CCG bans patients from leaving hospital-managed GP practice amid exodus
GP patients in Gosport have been banned from switching surgeries after a dramatic exodus of patients from a hospital-managed GP practice left others overwhelmed.
The Hampshire town has seen 2,100 patients transfer to different practices after problems at the four-practice Willow Group, managed by Southern Health NHS Foundation Trust.
NHS Fareham and Gosport CCG, which took the decision, said the three-month restriction will remain in place until 31 March.
The Willow Group was formed in April 2017 when four practices merged with Southern Health NHS Foundation Trust, with GPs becoming salaried to the trust, in a bid to avoid closure in light of severe recruitment problems.
The blanket ban on moving GP comes after two Gosport practices closed their lists after struggling to cope with the sudden increase in numbers. This led to a knock-on effect on nearby practices which raised safety concerns.
As a result the CCG decided to stop all transfers until April, when it is hoped the GPs will be under less pressure.
CCG spokesperson Dr Andrew Holden said: ‘We are not taking the decision lightly to support temporarily suspending a patient’s ability to move to another GP practice. But the current situation poses considerable risks.’
Urgent action was needed to prevent new arrivals in the area being left in the lurch, he said.
‘If more practices suspend patient registrations, then people moving into the area may not be able to find a doctor at all, which is unacceptable. We are also very mindful of practices’ concern that they could have a list size that is unsafe to manage.'
He added: ‘This temporary suspension will give the practices some time, in a planned and co-ordinated way, to catch up with the influx of patient registrations received to date.’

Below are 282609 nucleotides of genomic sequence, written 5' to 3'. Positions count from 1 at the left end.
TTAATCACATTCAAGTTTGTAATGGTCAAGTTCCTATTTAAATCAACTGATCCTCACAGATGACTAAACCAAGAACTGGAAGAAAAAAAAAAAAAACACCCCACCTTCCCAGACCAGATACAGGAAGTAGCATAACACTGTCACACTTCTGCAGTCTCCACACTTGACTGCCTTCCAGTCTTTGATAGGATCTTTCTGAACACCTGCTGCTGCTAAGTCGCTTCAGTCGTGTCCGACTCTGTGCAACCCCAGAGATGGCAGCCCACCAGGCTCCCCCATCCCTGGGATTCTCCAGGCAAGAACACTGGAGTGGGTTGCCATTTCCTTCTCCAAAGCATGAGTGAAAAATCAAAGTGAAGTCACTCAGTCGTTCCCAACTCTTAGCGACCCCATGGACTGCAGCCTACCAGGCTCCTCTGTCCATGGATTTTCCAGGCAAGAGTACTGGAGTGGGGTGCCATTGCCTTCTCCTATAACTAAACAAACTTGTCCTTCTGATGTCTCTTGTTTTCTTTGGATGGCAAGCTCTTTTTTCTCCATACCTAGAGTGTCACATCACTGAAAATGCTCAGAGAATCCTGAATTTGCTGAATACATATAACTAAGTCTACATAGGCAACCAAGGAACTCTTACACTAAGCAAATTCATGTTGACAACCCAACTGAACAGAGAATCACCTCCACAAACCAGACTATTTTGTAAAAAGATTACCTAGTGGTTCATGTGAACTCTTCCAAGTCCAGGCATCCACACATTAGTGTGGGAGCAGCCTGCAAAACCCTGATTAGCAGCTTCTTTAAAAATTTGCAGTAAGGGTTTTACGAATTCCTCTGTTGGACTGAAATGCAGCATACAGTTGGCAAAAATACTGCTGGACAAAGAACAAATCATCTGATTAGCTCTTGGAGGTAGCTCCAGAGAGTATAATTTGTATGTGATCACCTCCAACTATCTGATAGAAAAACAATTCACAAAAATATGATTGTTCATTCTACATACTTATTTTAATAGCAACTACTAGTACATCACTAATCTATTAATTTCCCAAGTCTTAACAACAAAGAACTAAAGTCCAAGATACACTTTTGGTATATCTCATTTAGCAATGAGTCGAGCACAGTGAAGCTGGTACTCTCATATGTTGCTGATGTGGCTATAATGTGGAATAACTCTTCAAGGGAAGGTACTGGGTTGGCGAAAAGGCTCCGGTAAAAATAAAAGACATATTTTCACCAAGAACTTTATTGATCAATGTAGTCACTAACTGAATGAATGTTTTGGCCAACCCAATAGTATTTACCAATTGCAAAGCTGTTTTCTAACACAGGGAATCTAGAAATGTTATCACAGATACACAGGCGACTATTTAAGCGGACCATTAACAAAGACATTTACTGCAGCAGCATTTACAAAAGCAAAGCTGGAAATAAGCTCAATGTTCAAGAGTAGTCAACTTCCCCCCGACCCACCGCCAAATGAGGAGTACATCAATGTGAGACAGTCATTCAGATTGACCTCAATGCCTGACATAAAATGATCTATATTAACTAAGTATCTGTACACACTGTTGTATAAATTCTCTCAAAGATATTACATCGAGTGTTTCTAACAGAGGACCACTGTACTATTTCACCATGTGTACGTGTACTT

Dr Holden said that allowing patients to move in order to find quicker appointments was no longer a solution.
‘We would ask patients to bear with us at this time and understand that, if they are considering moving practice, for whatever reason, that all of the practices are committed to providing the best services they can.
‘The shift in patient numbers means that a practice which, a few months ago, could potentially offer a faster appointment than elsewhere may not still be able to do so.’
Dr Nigel Watson, chief executive of Wessex LMC, said the Willow Group had lost a significant number of partners in a short space of time, then struggled to replace them, meaning that patients couldn’t get appointments with the result that they re-registered elsewhere.
And, although it’s not unusual for practices to sometimes close lists, it was unusual for a CCG to put in place a blanket ban on patients moving surgeries, he added.
Dr Watson said: ‘Where it’s unusual is the blanket ban on people. In hindsight you always wonder what you can do differently. Ultimately we have got to address GP workload issues [for the profession in general] because we’re driving GPs away.’
Gosport MP Caroline Dinenage, a health minister, has told local media that constituents raised concerns throughout 2018 about the Willow Group. She said the complaints were about a lack of appointments and problems with the telephone system.
Dr Robin Harlow, GP and clinical director at the Willow Group, said: 'We are working closely with our colleagues at the CCG and the other surgeries in Gosport to stabilise the situation, support each other and enable patients to move freely again, should they choose to.
'GP recruitment and retention is a national issue and one which is being felt particularly hard in Gosport. This has created challenges with patients accessing primary care in the area which is why we continue to invest in, and explore, new ways of working for our patients.'
He said this included investing 'significantly' in a new telephone system 'to improve access', and apopting 'new technology such as E-Consult, which we strive to respond to on the same day'.
The Willow Group has also developed an 'extended primary care team', which manages people with long-term conditions and 'offers patients the opportunity to see other health professionals that might be more appropriate for their needs'.
The news comes as a Pulse investigation last year revealed that the number of GP practices closing their lists to new patients had started to taper off, after rising for several years.
A freedom of information request to NHS England showed 106 GP practices closed lists to new patients in 2017/18 - compared with 145 in 2016/17 and 175 in 2015/16.